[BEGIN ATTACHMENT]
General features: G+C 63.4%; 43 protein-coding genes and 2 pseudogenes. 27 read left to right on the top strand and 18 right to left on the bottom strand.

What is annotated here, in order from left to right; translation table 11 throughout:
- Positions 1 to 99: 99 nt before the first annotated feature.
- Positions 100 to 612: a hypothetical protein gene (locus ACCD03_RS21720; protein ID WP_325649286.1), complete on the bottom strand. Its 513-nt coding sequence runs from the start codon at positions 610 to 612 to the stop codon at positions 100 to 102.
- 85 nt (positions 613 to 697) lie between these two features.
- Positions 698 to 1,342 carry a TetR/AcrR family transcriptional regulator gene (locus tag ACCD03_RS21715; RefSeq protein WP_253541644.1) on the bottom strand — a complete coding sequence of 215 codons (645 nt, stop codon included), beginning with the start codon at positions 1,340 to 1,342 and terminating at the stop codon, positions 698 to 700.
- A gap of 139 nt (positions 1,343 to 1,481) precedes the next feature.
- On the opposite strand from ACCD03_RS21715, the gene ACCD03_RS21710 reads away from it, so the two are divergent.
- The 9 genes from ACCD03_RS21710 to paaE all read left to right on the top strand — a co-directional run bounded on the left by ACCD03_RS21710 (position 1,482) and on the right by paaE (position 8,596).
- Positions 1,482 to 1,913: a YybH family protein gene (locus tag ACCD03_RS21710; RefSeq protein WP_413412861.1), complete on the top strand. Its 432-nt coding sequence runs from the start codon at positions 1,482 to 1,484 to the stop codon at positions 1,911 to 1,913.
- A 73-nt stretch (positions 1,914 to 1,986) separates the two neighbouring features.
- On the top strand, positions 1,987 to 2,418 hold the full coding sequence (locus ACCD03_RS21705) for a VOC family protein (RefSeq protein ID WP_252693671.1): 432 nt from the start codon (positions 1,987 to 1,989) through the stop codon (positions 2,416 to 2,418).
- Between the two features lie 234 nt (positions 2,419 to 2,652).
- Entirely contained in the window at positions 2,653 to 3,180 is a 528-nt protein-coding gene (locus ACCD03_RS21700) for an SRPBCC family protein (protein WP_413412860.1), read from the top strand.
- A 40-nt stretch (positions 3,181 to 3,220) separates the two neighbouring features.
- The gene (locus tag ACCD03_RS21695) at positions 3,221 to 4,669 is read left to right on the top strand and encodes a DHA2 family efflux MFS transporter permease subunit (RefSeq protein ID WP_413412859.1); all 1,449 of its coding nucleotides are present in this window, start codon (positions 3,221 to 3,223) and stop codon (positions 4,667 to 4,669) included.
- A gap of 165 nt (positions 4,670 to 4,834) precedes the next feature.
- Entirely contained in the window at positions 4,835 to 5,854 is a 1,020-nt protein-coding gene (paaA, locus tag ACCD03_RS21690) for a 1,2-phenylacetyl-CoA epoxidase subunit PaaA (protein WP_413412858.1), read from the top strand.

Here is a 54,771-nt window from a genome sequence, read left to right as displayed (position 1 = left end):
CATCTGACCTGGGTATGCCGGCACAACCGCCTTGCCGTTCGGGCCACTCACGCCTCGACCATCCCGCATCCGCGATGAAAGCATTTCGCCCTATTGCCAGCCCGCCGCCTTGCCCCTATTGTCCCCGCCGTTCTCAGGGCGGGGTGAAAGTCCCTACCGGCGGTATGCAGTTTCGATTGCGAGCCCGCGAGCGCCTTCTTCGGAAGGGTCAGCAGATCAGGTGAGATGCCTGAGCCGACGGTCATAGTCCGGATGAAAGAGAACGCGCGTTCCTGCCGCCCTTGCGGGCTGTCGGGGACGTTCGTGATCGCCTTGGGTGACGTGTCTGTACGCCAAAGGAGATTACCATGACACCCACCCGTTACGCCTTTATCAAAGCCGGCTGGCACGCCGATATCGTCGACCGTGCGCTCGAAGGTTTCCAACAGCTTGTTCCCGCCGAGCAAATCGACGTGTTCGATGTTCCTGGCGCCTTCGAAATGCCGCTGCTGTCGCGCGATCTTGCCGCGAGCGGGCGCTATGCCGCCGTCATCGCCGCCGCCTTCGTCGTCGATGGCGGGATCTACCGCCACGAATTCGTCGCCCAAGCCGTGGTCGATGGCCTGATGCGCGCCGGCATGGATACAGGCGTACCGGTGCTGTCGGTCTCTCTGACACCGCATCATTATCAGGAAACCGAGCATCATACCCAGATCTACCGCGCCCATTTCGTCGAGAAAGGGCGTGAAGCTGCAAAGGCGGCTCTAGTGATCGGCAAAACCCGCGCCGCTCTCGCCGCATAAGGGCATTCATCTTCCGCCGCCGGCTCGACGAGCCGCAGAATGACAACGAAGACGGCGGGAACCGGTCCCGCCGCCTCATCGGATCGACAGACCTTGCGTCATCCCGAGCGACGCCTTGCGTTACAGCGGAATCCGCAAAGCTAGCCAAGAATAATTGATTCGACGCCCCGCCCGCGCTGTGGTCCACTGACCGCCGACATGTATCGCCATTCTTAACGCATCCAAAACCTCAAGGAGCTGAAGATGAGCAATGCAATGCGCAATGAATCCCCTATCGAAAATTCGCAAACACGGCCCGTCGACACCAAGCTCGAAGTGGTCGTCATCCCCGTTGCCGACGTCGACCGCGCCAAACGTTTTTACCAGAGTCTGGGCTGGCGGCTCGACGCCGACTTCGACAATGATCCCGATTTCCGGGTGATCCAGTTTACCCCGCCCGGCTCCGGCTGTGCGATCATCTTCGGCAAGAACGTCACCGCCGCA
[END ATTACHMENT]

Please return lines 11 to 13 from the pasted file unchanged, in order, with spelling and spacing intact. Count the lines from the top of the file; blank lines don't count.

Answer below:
- A 73-nt stretch (positions 1,914 to 1,986) separates the two neighbouring features.
- On the top strand, positions 1,987 to 2,418 hold the full coding sequence (locus ACCD03_RS21705) for a VOC family protein (RefSeq protein ID WP_252693671.1): 432 nt from the start codon (positions 1,987 to 1,989) through the stop codon (positions 2,416 to 2,418).
- Between the two features lie 234 nt (positions 2,419 to 2,652).